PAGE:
Hackers who broke into the Gawker Media database, gaining access to thousands of users' passwords, had access to the site for a period of six months, far more than what Gawker had earlier revealed.
Gawker, which runs a series of irreverent blogs on media, technology and gossip, revealed earlier this month that its database had been hacked and urged users to change their passwords.
At the time, Gawker claimed that hackers had access to the database for a “few weeks” but sources linked to the hacking group Gnosis, which carried out the attack, disputed the claim.
They told the Guardian newspaper that they had access for around six months, the Telegraph reports.
Gnosis later posted Gawker's entire database of 1.3 million usernames, email addresses and encrypted passwords online. A significant number of those passwords were then cracked.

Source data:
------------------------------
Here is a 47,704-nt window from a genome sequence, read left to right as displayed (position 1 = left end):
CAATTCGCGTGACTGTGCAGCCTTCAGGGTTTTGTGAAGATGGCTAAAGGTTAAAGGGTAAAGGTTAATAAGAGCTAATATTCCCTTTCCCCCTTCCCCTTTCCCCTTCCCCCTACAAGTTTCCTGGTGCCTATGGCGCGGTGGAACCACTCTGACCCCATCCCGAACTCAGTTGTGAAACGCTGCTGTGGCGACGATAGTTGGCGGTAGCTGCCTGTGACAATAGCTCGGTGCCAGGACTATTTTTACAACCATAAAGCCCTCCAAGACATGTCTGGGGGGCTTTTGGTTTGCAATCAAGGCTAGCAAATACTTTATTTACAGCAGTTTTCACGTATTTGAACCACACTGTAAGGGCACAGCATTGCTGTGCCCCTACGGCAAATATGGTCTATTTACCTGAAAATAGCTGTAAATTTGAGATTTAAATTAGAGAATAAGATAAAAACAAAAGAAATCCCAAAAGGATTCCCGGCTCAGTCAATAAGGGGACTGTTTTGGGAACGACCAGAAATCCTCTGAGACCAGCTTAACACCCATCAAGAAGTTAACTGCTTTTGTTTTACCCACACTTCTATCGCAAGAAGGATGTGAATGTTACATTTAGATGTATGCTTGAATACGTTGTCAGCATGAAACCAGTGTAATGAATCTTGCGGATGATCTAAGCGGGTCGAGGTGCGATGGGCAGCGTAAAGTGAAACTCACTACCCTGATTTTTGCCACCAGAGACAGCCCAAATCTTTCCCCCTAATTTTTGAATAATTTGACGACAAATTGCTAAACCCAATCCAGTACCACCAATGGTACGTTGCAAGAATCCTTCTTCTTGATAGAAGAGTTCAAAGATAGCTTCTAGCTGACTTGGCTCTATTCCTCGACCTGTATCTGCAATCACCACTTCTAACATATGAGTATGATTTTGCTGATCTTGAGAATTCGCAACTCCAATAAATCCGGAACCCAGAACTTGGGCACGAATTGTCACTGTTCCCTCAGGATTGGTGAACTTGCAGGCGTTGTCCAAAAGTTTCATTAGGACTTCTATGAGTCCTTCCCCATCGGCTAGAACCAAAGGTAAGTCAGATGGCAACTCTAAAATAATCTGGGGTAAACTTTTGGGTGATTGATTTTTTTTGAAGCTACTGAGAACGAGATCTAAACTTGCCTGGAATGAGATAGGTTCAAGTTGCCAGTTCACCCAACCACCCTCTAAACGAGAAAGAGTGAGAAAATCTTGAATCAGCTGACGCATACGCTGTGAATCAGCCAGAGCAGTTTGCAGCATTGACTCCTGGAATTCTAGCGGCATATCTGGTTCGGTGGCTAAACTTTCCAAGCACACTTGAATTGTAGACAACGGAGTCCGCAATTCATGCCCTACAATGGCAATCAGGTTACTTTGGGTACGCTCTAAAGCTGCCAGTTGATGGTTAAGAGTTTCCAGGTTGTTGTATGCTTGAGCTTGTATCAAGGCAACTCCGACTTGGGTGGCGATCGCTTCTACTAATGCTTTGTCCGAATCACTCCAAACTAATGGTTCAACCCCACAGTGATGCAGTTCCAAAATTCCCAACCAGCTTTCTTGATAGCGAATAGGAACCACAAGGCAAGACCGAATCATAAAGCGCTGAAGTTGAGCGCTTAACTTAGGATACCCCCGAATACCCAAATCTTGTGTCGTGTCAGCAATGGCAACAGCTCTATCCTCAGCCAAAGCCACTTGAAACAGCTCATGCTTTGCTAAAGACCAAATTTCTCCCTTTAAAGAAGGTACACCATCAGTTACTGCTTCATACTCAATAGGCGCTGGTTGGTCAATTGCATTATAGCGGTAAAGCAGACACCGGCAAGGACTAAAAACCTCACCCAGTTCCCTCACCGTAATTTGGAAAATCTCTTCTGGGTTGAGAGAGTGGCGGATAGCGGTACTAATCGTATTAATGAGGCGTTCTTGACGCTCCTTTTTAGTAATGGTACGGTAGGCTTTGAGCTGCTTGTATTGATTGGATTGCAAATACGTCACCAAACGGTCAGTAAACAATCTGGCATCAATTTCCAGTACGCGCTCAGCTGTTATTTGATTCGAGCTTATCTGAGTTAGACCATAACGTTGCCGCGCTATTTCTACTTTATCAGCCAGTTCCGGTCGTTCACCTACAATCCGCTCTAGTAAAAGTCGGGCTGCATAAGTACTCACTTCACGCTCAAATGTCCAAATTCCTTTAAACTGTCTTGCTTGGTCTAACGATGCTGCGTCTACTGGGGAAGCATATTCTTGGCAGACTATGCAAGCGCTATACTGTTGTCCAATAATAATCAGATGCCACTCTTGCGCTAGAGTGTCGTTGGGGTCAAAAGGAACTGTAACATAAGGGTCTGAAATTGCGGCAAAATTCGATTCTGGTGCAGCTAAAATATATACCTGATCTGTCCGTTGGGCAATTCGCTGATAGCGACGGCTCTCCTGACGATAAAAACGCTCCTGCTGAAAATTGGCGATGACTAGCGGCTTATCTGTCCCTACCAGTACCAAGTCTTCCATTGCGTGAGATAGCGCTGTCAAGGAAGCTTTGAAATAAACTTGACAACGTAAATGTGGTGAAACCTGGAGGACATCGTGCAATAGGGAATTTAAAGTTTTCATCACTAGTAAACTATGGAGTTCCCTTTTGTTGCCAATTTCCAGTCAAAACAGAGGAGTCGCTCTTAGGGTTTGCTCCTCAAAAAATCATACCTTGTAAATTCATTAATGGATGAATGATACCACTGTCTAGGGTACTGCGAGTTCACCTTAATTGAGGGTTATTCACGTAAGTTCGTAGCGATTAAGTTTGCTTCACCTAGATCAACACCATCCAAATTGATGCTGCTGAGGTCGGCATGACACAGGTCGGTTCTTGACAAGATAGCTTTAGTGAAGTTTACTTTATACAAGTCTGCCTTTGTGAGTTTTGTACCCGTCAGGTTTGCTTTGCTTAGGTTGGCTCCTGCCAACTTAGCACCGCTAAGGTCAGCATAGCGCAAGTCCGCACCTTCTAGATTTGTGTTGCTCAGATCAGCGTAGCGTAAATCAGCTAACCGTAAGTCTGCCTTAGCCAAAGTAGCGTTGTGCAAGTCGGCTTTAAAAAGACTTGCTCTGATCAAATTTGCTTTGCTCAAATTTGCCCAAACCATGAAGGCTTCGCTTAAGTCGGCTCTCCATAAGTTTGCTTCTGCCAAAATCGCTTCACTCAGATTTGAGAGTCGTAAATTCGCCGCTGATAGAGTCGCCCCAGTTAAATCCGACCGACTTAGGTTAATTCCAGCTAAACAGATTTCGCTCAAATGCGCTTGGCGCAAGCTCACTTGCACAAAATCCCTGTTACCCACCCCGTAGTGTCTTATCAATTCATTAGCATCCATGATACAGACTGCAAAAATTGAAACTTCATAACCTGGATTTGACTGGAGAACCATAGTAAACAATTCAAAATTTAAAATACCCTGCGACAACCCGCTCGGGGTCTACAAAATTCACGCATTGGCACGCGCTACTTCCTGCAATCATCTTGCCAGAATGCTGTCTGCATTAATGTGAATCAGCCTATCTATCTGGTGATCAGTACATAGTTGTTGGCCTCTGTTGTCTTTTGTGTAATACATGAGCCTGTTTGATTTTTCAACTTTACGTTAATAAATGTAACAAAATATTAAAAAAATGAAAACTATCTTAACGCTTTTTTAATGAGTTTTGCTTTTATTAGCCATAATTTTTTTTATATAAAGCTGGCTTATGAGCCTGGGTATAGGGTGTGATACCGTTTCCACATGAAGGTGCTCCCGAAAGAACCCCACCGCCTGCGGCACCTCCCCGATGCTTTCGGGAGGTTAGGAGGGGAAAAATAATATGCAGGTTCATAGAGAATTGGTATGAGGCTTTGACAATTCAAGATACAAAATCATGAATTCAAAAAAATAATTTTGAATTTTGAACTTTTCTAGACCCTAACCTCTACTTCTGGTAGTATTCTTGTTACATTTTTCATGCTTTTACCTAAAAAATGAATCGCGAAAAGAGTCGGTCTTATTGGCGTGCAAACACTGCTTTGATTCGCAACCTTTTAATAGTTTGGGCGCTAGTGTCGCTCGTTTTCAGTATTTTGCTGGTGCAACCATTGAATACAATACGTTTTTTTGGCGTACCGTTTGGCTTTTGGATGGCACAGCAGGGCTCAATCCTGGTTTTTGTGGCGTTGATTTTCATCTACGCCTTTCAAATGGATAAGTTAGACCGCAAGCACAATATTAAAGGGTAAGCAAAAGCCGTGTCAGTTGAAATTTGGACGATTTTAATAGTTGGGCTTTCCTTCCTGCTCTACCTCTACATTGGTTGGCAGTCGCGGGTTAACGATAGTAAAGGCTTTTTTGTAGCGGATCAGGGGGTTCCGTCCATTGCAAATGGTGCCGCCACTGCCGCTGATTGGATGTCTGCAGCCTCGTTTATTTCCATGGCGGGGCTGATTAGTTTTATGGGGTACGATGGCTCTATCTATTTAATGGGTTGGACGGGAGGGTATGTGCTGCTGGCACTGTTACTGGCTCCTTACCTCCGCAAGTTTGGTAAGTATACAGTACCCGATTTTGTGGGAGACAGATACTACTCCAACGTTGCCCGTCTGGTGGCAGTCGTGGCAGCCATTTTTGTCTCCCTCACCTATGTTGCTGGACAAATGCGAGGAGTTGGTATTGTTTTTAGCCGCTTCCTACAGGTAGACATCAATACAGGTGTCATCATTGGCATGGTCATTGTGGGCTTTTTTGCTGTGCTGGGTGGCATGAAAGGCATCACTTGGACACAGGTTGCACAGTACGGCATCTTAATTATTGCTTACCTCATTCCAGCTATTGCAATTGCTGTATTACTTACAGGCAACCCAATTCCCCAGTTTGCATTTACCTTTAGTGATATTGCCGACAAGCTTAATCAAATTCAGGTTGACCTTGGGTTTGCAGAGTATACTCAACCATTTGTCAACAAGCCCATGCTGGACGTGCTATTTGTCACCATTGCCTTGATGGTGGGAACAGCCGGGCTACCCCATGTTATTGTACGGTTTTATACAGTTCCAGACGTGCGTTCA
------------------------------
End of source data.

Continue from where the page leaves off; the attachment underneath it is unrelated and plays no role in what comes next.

It is thought that Gawker was targeted because its blogs had been critical of 4chan, the web forum notorious for its mischief making and pranks.
Anonymous, the hacking group that recently carried out a wave of online attacks in support of WikiLeaks, has also been linked to 4chan.
Anonymous claimed responsibility for attacks targeting PayPal, Visa, Mastercard and PostFinance, a Swiss bank, as part of “Operation Payback” which targeted companies that had taken action against WikiLeaks.